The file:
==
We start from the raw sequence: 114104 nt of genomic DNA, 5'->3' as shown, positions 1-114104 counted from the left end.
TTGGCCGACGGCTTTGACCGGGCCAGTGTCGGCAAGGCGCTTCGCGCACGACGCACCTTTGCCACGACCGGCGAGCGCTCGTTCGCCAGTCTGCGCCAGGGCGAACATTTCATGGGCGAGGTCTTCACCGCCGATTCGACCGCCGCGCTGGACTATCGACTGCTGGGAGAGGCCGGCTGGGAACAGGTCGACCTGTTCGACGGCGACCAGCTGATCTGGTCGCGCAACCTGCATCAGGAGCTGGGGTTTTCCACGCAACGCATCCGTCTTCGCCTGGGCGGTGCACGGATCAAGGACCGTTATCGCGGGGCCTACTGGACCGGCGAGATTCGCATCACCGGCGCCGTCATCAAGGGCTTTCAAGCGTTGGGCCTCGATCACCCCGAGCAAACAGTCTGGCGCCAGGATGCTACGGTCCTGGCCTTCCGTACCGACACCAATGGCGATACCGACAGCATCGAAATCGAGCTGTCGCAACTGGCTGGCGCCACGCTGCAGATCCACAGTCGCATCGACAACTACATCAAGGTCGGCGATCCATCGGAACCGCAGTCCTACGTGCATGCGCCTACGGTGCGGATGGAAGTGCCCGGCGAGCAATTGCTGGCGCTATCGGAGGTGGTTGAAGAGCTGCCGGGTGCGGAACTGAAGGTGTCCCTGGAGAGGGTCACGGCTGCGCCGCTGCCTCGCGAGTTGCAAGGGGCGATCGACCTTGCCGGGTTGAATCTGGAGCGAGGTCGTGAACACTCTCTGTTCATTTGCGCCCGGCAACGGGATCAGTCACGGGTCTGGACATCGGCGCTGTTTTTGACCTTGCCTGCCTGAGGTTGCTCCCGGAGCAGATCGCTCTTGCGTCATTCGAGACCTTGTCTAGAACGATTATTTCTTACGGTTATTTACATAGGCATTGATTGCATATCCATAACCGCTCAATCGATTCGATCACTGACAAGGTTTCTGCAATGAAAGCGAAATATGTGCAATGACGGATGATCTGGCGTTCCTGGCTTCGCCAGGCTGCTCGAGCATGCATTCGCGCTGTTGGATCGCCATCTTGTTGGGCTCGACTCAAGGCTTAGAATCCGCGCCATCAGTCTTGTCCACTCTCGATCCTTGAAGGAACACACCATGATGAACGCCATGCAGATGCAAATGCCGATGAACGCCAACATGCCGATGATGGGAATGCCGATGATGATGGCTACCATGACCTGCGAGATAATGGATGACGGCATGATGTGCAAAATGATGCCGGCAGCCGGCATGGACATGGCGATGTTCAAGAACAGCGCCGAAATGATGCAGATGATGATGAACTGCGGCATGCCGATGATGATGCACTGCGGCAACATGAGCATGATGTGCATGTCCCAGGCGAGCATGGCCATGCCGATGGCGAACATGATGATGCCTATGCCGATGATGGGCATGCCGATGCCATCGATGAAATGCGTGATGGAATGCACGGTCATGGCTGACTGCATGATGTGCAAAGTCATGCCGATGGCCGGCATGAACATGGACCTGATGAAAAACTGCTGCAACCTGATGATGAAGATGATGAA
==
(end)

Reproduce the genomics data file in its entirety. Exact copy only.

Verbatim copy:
We start from the raw sequence: 114104 nt of genomic DNA, 5'->3' as shown, positions 1-114104 counted from the left end.
TTGGCCGACGGCTTTGACCGGGCCAGTGTCGGCAAGGCGCTTCGCGCACGACGCACCTTTGCCACGACCGGCGAGCGCTCGTTCGCCAGTCTGCGCCAGGGCGAACATTTCATGGGCGAGGTCTTCACCGCCGATTCGACCGCCGCGCTGGACTATCGACTGCTGGGAGAGGCCGGCTGGGAACAGGTCGACCTGTTCGACGGCGACCAGCTGATCTGGTCGCGCAACCTGCATCAGGAGCTGGGGTTTTCCACGCAACGCATCCGTCTTCGCCTGGGCGGTGCACGGATCAAGGACCGTTATCGCGGGGCCTACTGGACCGGCGAGATTCGCATCACCGGCGCCGTCATCAAGGGCTTTCAAGCGTTGGGCCTCGATCACCCCGAGCAAACAGTCTGGCGCCAGGATGCTACGGTCCTGGCCTTCCGTACCGACACCAATGGCGATACCGACAGCATCGAAATCGAGCTGTCGCAACTGGCTGGCGCCACGCTGCAGATCCACAGTCGCATCGACAACTACATCAAGGTCGGCGATCCATCGGAACCGCAGTCCTACGTGCATGCGCCTACGGTGCGGATGGAAGTGCCCGGCGAGCAATTGCTGGCGCTATCGGAGGTGGTTGAAGAGCTGCCGGGTGCGGAACTGAAGGTGTCCCTGGAGAGGGTCACGGCTGCGCCGCTGCCTCGCGAGTTGCAAGGGGCGATCGACCTTGCCGGGTTGAATCTGGAGCGAGGTCGTGAACACTCTCTGTTCATTTGCGCCCGGCAACGGGATCAGTCACGGGTCTGGACATCGGCGCTGTTTTTGACCTTGCCTGCCTGAGGTTGCTCCCGGAGCAGATCGCTCTTGCGTCATTCGAGACCTTGTCTAGAACGATTATTTCTTACGGTTATTTACATAGGCATTGATTGCATATCCATAACCGCTCAATCGATTCGATCACTGACAAGGTTTCTGCAATGAAAGCGAAATATGTGCAATGACGGATGATCTGGCGTTCCTGGCTTCGCCAGGCTGCTCGAGCATGCATTCGCGCTGTTGGATCGCCATCTTGTTGGGCTCGACTCAAGGCTTAGAATCCGCGCCATCAGTCTTGTCCACTCTCGATCCTTGAAGGAACACACCATGATGAACGCCATGCAGATGCAAATGCCGATGAACGCCAACATGCCGATGATGGGAATGCCGATGATGATGGCTACCATGACCTGCGAGATAATGGATGACGGCATGATGTGCAAAATGATGCCGGCAGCCGGCATGGACATGGCGATGTTCAAGAACAGCGCCGAAATGATGCAGATGATGATGAACTGCGGCATGCCGATGATGATGCACTGCGGCAACATGAGCATGATGTGCATGTCCCAGGCGAGCATGGCCATGCCGATGGCGAACATGATGATGCCTATGCCGATGATGGGCATGCCGATGCCATCGATGAAATGCGTGATGGAATGCACGGTCATGGCTGACTGCATGATGTGCAAAGTCATGCCGATGGCCGGCATGAACATGGACCTGATGAAAAACTGCTGCAACCTGATGATGAAGATGATGAA